The student loan system currently does a great job of delivering billions in profits to lenders while amply protecting them from risk through generous federal subsidies and guarantees (much, much more on that topic here: Pilfered Dreams: The Story of Student Loans and Sallie Mae (http://www.itulip.com/forums/showthread.php?t=4649)).

After a decade that saw a 47 percent jump in public tuition in constant dollars, the Senate held hearings on the "college cost crisis" in 2003. They warned that half of all students who qualify for college cannot afford a four-year institution.

Except in a small number of highly specialized "career education" programs, it (a high school diploma) prepares you for very few jobs and now makes only a small difference in average employment and earnings...(AND)...two-thirds of U.S. high school collect a diploma, but less than half are actually prepared for college-level work, as measured by their scores on entrance exams.

"If you go back to the '60s, in the grocery industry for example, three-fourths of the jobs were career, full-time," Tannock (Stuart Tannock author of Youth at Work) says. "About one-fourth were part-time - students, moms, people not fully in the workforce. Now that's completely flip-flopped. The majority of the jobs are part-time, and employers are explicitly thinking of young people as they design these jobs."

"In industry after industry, as unionized high-wage jobs start to disappear, more and more young folks are turning toward higher education as the only way out," Tannock says. "One big problem is that...no more than 30 percent of jobs are going to require a college education. So what we have now is a essentially a lottery system. A lot of people are going into debt for college, and the promise is illusory."

In 2002, according to the BLS, 26.9 of the workforce needed a college degree or more to do their jobs. This share will rise by just one percentage point by 2012, says the progressive nonprofit Economic Policy Institute.

(tie-in to housing bubble) Between 1995 and 2004, according to the U.S. census, the percentage of people under age twenty-five who owned homes leapt 59 percent, while the percentage among those twenty-five to twenty-nine rose 17 percent.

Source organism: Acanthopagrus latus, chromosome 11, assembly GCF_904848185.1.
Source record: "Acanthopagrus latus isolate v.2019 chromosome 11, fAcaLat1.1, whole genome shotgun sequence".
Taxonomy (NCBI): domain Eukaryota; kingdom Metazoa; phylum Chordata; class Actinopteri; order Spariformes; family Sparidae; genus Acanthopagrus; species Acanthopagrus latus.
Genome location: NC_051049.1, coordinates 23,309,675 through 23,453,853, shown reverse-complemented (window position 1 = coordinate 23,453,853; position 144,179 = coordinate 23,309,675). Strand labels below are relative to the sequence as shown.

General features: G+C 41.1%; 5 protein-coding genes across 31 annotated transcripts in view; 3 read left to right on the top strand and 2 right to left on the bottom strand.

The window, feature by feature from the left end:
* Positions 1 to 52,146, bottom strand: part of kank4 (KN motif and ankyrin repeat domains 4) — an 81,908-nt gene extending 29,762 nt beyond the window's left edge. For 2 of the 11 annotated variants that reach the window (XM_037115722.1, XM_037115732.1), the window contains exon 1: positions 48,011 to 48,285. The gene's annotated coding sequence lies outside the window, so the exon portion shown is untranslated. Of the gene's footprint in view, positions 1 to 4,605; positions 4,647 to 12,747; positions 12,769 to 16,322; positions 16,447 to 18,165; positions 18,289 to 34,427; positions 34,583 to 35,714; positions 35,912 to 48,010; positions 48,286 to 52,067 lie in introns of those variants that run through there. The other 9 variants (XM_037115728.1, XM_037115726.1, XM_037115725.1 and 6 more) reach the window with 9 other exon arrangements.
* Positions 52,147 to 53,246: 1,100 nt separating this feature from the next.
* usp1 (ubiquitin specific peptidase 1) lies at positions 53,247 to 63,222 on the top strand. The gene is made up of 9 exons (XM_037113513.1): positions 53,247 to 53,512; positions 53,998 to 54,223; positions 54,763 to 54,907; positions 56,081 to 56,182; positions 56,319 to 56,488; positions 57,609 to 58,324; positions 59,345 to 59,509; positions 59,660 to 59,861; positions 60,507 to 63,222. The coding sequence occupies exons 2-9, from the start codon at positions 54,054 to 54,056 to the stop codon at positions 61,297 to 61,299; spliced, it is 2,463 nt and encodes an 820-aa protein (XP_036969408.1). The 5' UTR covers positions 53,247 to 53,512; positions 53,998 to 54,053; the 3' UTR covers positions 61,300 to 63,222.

Kamenetz, A. (2006). Generation Debt. New York: Riverhead Books.

08-17-08, 04:26 AM
the model for the US is to become the world's lender: produce nothing and just consume, letting exporters finance our inflation by compelling them to use the USD.

The problem is, you have this employment issue... I guess that's where the wars and blackwater come in!

02-11-09, 03:07 AM
the Delta Project on Postsecondary Education Costs, Productivity, and Accountability (http://www.deltacostproject.org/index.asp):

The Delta Project has released its newest report, Trends in College Spending: Where Does the Money Come From? Where Does It Go? This analysis presents recent trends in revenues, spending, and results in higher education, and includes state-by-state data.

Full Report (PDF)
Executive Summary (PDF)
Presentation Summary (PDF)
Recommendations for Action (PDF)
Frequently Asked Questions
State Data

Our Mission

The mission of the Delta Project on Postsecondary Education Costs, Productivity, and Accountability is to help improve college affordability by controlling costs and improving productivity. The work is animated by the belief that college costs can be contained without sacrificing access or educational quality through better use of data to inform strategic decision making.

The Delta Project is an independent non-profit organization committed to the creation of analytical tools to:

Document trends in college spending;
Understand where and why college costs are increasing;
Translate technical accounting information into benchmarks for institutional and policy audiences;
Identify and promote best practices that generate the greatest return on investment for access and success; and
Promote institutional and policy strategies for improved productivity.

02-11-09, 11:57 AM
I attend a community college, so it is a bargain school to begin with. :p

02-11-09, 01:20 PM
The cost of the Bargain Community College (in most states) is covered by the Taxpayers of the State.

I was visiting a Community College in Pennsylvania yesterday and the over spending in facilities is amazing.

Most States have Over invested in their Community College and State College systems. This is very good for the Unionized State College employees - but, its part of the up coming CRISIS for all States.